Tuesday, November 13, 2012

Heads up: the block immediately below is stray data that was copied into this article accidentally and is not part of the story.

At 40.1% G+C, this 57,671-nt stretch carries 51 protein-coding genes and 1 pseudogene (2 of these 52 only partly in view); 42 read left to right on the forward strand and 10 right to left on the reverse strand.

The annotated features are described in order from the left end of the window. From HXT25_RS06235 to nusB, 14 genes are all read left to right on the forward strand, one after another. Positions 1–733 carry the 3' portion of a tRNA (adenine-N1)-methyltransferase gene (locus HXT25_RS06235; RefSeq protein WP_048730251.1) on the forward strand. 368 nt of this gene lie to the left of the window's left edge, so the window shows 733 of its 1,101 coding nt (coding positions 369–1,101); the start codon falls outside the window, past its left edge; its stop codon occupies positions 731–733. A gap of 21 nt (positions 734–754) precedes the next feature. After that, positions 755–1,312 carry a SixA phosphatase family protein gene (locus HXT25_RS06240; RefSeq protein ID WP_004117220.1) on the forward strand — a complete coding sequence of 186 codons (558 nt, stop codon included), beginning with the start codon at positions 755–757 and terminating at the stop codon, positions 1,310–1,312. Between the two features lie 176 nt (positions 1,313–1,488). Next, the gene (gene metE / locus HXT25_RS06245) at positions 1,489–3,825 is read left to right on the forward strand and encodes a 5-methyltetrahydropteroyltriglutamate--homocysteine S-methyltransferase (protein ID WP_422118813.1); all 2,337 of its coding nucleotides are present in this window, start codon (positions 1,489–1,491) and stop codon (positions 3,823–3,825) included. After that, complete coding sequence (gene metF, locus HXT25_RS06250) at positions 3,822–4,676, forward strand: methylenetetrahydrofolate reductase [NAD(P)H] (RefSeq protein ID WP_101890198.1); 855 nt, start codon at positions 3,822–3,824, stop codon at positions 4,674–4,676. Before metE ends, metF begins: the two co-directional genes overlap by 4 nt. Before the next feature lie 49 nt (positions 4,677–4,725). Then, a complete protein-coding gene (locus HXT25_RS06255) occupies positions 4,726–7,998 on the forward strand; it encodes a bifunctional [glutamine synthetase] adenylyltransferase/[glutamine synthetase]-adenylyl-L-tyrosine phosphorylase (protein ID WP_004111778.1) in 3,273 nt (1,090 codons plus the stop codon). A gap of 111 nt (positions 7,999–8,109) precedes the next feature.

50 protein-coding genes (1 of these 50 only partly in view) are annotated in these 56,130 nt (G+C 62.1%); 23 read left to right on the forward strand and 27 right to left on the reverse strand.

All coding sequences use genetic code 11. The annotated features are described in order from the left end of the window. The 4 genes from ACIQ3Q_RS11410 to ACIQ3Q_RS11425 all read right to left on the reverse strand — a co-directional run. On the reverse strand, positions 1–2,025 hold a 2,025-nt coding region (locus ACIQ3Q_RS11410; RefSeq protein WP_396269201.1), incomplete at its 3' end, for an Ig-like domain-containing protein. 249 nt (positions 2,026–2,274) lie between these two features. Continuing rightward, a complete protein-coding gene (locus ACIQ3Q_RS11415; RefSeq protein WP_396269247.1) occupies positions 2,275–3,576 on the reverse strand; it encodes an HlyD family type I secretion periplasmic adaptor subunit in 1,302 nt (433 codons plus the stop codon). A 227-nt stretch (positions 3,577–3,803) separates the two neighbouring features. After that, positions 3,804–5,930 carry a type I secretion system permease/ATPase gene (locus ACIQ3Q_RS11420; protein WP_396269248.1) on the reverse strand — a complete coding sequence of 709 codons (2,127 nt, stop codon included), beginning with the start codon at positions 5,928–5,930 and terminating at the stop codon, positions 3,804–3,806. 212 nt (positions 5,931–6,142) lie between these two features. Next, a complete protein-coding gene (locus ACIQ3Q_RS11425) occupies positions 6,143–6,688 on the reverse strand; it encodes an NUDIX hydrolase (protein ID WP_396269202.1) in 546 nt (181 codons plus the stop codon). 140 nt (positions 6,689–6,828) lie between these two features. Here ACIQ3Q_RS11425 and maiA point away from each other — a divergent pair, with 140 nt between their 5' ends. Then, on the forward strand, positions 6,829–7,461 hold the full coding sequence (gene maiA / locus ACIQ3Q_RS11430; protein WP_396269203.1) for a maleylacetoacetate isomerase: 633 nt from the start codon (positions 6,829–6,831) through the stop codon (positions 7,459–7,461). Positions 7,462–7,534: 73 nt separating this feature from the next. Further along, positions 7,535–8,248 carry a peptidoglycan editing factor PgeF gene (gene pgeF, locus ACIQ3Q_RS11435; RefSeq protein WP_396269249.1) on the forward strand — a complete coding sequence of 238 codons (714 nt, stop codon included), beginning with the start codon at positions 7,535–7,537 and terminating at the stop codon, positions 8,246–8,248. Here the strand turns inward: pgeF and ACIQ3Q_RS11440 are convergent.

11-11-12 Purists brace yourselves. SKYFALL is a very, very diferent type of James Bond film. Yet from the opening sequences to the last credit that rolled by, it is an immensely satisfying and hugely entertaining movie. Many are already denouncing it for it's dark tone and atypically downbeat ending, but these are two of the main things that make it the most gritty and emotionally-evocative chapter of the franchise. I've also read several negative comments on the "slow pace" of the first part. I failed to notice a slow pace in any of it's two and a half hour length. It's a nail-biter through and through. It's difficult to extoll upon it's virtues without spoiling it for those who haven't yet seen it, but suffice to say that it redeems the franchise from the morass where 'Quantum of Solace' left it, and elevates it above the lofty heights that 'Casino Royale' had once lifted it to. It features a more flawed and human James Bond, and reveals enough of his origin and childhood to show why and how he became such a tough, hard, and cold man. His journey 'back from the grave' to active service, delivers him into the midst of an operation to kill 'M', meticulously planned by Javier Bardem's oddly sexual super-villain Silva. That's right, his aim is not world domination, but the death of 'M'. That is only one of many things signifying the departure from the cookie-cutter scripts the franchise fell into early on. Dame Dench gets lots of much deserved screentime in this one, and for good reason. Ralph Fiennes is superb as a has-been special forces officer turned bureaucrat hostile to the very existence of Bond and MI6. To see him then man up and help their cause when the chips are down is one of SKYFALL's few rays of light. The Bond girls are more alluring, smarter, more dangerous, and more tragic than ever. Albert Finney, a genuine treasure of British cinema, shows up as an old retainer of the Bond family, and is a pleasure to watch. When he dispatches two assassins with blasts from his ancient double-barrel shotgun and snarls "Welcome ta Scotland!" the audience cheered! SPOILER ALERT: Daniel Craig utters the movies other great but totally unexpected line - "Why are you so sure it's my first time?" This is taken, literally and contextually, from the excellent but under-rated Clint Eastwood thriller "Tightrope". In short, it is not a typical Bond outing in either story or tone though the requisite elements - sex and violence and lush cinematography are all there, Bond is tougher than ever but is far from bulletproof and far from unflappable, and all is not well in merry old England in the end. BUT - this movie is an utterly successful reboot of the series and while Daniel Craig remains as the most visually unlikely 007 ever, he does become James Bond in this movie. Worth the price of admission and every second spent in the seat.